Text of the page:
“What?… You have eyes. Fancy ones. Why doesn’t Indigo want your eyes?”

“Because I’m just a sweet little spy,” Talbot lilted, “And of all things, right now Indigo wants…” She gave the best synthesised sigh she could muster, “… a historian, for reasons her own.”

There was a brief silence as Vik sucked the corner of his mustache.

“Cool stuff you say?”

“The fucking dickens.”

“Great.” The goatee’d Observer clambered through the hatch and hurled himself along the corridor outside, leaving his spindly compatriot to ponder where he had scrounged all that modelling clay.

*****

“What do you care where I got it? And keep your hands where I can see them, Vik, you’re a shite thief.”

“Sorry, I just wanted a closer look.”

“Then ask…”

“O… kay. Can I handle the thing?”

“Why of course Vik, you may handle the thing. See? Politeness works wonders.”

The crewcutted Fury passed him the padded wooden box, open at the top. There was a cylinder… a cylinder? A tiny replica of a monolith perhaps… Vik knew that it was almost… no. Exactly the length of his forearm, elbow to the little burn mark on his wrist from when his engine blew out over an unnamed ocean. His Speck bots crawled out onto his hands to inspect the strange object.

It was black, carved with swirling glyphs that seemed to leave the stone it was carved from unblemished. He ran his fingers along it. Too smooth for granite, too rough for any kind of volcanic glass. Like stone that he’d only ever touched once before. His eyes picked up unusual wave activity around the stone, like it was trying to drink in the light around it.

Just like in the ruins.

“It’s a hoax.” He looked up at Indigo reclining on the other side of the low glass table. It was odd to be in centrifugal gravity again. Everything always seemed more… left than it should.

“A hoax?” The towering woman cocked a flared eyebrow, the wing of purple tattoo following it.

“Where did you pick this up, Indigo? Some Souk back on goddamned Olympus? I could have made you a better one.”

“Great to have a volunteer Vik. Glad your willing to do a solid for the swarm and make us a better one, so we can, you know… patch the holes in the goddamned ship.”

“What?”

“How do you know its a hoax, little man?”

“Oh, er…” he scrambled for a convincing lie, “The glyphs, they don’t make sense… its like someone was working from a good copy, but didn’t understand what they were making. A very good copy, don’t get me wrong. But still… hell, I’ll make your copy. Then we can see how much we can scam for it. Do you mind if I hang onto this… just for a little while?”

“As long as you don’t hawk it for yourself Vik.”

“No, its fine, I don’t need the money.”

Indigo looked at him sideways again, before snorting.

“You know, if you weren’t so weird that could be taken as an invitation to rob you.”

“Yeah… maybe. So where’d you get it?”

“I have a feeling we’ll be hauling that particular merchant in for a chat fairly soon. You can talk to him once I’m done. Now you make us a good replica of this, and we’ll be in the money. Just don’t drop it out the hole, there’s a good boy.”

The amazon clapped him on the shoulder, then pushed him back off her gravity.

*****

Vik put it where it belonged.

The monolith sat in pride of place on top of the hill, over the minute replica of the city that he had been rebuilding from memory, a block and a street at a time.

It was perfect, this ruined city, and it was still waiting on the other side of the Pandora Gate.

You can’t dodge the hairy hand of Fate, his old man had once told him, on an orbital that had gone down with their lives during the Fall. And Fate’s fingerprints were all over this, and it was then that Vik knew that somehow he would make it back.

The city waited, and soon it would be peopled again.

So on that ominous twinge of obsessive weirdness (Author’s Rebellious Id: Ooh, do you mean the character or the one who wrote about him? Teeheehee!) that’s the end of my short fiction. If you wanna hear more from Vik, you just say so in the comments, otherwise he probably won’t appear again.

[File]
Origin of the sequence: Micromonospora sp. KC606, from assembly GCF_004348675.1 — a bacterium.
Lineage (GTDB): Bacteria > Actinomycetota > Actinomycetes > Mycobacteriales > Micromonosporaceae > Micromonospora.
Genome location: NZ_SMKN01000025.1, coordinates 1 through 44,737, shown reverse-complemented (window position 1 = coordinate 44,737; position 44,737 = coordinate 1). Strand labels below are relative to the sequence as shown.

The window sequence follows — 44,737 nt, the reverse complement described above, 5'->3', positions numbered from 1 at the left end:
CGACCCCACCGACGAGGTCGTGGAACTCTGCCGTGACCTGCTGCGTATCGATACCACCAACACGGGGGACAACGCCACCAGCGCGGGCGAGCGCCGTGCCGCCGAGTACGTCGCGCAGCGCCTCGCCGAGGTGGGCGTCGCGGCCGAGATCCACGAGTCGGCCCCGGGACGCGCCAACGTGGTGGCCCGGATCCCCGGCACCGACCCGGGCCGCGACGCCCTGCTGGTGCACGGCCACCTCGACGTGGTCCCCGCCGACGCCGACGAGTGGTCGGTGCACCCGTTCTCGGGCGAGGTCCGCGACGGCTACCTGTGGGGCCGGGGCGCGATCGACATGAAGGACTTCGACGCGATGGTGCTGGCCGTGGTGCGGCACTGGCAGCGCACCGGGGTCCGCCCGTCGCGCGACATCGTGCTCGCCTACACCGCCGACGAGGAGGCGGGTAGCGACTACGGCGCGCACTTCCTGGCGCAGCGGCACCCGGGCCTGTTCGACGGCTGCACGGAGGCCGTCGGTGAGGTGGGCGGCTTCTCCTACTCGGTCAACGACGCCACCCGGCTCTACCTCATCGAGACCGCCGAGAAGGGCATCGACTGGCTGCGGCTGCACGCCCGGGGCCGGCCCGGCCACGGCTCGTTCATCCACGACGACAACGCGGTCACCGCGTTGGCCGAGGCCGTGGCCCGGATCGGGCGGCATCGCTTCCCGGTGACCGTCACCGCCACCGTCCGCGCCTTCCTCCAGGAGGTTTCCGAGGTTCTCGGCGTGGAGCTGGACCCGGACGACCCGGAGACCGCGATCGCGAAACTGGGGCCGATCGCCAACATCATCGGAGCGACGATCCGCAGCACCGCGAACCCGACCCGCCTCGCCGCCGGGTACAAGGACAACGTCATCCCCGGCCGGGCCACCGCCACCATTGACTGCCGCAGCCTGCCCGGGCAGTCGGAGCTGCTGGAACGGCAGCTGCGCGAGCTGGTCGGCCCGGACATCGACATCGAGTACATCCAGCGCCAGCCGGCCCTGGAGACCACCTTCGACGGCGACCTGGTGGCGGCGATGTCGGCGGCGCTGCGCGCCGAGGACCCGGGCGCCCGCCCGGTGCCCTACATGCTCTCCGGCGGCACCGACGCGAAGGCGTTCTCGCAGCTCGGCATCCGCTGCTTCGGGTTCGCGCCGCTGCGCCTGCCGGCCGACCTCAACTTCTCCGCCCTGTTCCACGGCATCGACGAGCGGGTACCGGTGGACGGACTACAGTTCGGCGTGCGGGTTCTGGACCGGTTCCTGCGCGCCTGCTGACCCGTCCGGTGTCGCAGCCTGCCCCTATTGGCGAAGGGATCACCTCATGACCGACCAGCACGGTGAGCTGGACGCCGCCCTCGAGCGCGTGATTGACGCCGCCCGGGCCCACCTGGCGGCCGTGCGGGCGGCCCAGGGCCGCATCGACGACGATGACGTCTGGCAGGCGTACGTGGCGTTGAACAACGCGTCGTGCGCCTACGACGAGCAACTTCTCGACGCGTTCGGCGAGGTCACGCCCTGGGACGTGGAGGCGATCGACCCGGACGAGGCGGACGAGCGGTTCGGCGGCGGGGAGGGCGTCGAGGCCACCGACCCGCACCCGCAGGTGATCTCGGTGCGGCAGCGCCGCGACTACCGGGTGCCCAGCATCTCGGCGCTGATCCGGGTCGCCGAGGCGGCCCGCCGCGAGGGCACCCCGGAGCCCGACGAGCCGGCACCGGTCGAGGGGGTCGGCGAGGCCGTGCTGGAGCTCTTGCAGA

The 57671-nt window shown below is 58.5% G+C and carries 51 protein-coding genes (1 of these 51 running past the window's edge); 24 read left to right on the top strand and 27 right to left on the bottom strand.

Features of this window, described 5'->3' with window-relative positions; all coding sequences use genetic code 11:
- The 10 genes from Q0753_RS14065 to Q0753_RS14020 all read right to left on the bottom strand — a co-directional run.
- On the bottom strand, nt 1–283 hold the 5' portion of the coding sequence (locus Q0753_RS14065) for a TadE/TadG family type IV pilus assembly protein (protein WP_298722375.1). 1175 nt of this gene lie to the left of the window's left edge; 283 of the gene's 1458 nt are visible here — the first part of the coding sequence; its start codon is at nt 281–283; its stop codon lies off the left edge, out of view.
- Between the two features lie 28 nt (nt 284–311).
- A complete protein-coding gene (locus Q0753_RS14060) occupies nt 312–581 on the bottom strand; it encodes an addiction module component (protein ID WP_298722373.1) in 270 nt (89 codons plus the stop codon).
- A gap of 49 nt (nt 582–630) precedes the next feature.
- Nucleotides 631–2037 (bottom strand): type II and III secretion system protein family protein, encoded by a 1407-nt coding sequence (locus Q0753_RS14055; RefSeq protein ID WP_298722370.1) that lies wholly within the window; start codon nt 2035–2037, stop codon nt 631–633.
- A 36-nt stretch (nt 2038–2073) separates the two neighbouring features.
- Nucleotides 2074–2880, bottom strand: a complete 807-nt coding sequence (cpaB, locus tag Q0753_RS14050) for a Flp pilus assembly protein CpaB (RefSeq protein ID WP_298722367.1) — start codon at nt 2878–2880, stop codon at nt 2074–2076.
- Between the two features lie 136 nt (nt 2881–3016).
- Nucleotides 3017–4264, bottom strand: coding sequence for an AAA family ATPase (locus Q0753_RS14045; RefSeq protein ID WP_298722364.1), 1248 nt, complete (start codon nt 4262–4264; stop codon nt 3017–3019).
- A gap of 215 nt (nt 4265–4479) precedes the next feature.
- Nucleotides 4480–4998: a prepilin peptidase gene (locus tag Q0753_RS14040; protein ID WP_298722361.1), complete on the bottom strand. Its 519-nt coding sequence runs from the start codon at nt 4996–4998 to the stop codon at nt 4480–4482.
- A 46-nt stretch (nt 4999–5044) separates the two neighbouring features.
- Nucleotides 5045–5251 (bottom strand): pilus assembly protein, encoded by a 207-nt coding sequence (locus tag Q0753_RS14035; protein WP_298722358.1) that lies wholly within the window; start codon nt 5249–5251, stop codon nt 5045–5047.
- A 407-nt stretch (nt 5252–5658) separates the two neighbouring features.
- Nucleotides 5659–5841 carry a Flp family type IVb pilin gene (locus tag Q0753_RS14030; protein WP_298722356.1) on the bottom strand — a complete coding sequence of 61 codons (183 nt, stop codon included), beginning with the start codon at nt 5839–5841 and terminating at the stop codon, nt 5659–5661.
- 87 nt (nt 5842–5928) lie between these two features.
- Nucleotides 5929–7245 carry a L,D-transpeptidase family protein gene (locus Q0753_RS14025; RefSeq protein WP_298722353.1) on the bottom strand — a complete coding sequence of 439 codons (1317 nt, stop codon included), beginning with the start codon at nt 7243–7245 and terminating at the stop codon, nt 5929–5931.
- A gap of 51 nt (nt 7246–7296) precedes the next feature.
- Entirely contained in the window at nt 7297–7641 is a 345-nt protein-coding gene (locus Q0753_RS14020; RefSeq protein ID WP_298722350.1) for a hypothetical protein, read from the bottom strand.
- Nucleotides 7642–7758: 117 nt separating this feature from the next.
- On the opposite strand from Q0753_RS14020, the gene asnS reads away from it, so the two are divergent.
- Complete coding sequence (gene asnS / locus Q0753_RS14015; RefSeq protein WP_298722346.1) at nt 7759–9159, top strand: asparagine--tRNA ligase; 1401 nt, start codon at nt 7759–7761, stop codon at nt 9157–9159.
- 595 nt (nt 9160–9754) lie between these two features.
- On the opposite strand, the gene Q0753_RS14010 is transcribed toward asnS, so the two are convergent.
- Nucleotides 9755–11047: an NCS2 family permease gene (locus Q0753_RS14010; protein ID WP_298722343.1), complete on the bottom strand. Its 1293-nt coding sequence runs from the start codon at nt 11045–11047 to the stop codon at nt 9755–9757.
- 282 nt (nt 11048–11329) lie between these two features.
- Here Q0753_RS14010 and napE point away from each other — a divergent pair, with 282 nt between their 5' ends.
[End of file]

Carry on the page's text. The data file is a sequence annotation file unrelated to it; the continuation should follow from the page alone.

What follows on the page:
As for the nuts and bolts, Vik was created using the random lifepath tables from Transhuman almost entirely. The only thing I retconned was illiteracy… which given his origin didn’t really make sense. So here’s the fiction that ever entertaining random generation has gifted us with.

Victor Archaki was born in orbit over the Earth, his family the inheritors of an immense aerospace company that had left their native Poland for space when encroaching climate change made it unlivable. He was born and raised in the spotlight, and as he grew to maturity his expensive education focused on the best use of that. He achieved a level of fame as a director and practical special effects designer pre-Fall, though the glitterati he filmed drew most of the spotlight. This ended when the Earth did, as a swarm of TITAN attack drones tore open the habitat and left the inhabitants to the freezing void, returning occasionally for the memories in their Cortical Stacks.

It was a few years later that Vik was reinstated from backup by the Cognite hypercorp, looking to put his expensive education to use as a lab indenture. A few years after reawakening in his new Hibernoid body, Vik was able to reconnect with his family accounts, paid off his morph and hitched a ride as a techie on the next Scum swarm to pass. It was with the trailing space nomads that he remained, continuing his study and tinkering on board, until one of his many manic schemes came to fruition.

The lottery was taken, and Vik found himself on an exploratory mission to an extrasolar planet through the Pandora Gate wormhole. He doesn’t often talk of what he saw, but the cyclopean ruins of some dead species have left him thirsty for more.

And so that’s where we would probably start a roleplaying game with that character. Probably won’t though, as I said, the character creation system was a bit of a pain (maybe I’ve just spent too much of my recent life Powered by the Apocalypse), but we got some nuance. Here’s his character sheet for the curious, though I was tired enough by the end to not bother filling in weapons, armour or defaulted skills.

Vik

Tired, like I said, but I think Eclipse Phase works a lot like Call of Cthulhu in this respect, in that its extremely front loaded. Character Creation is a lot of work, after which the system gets out of the way with a level of elegance. And hey, from me trying to learn something you all got a nice piece of fiction, so that’s nice.

Have a good one folks.

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Photo “Watching You Watching Me” courtesy of Todd Huffman on Flickr (Creative Commons Attribution License)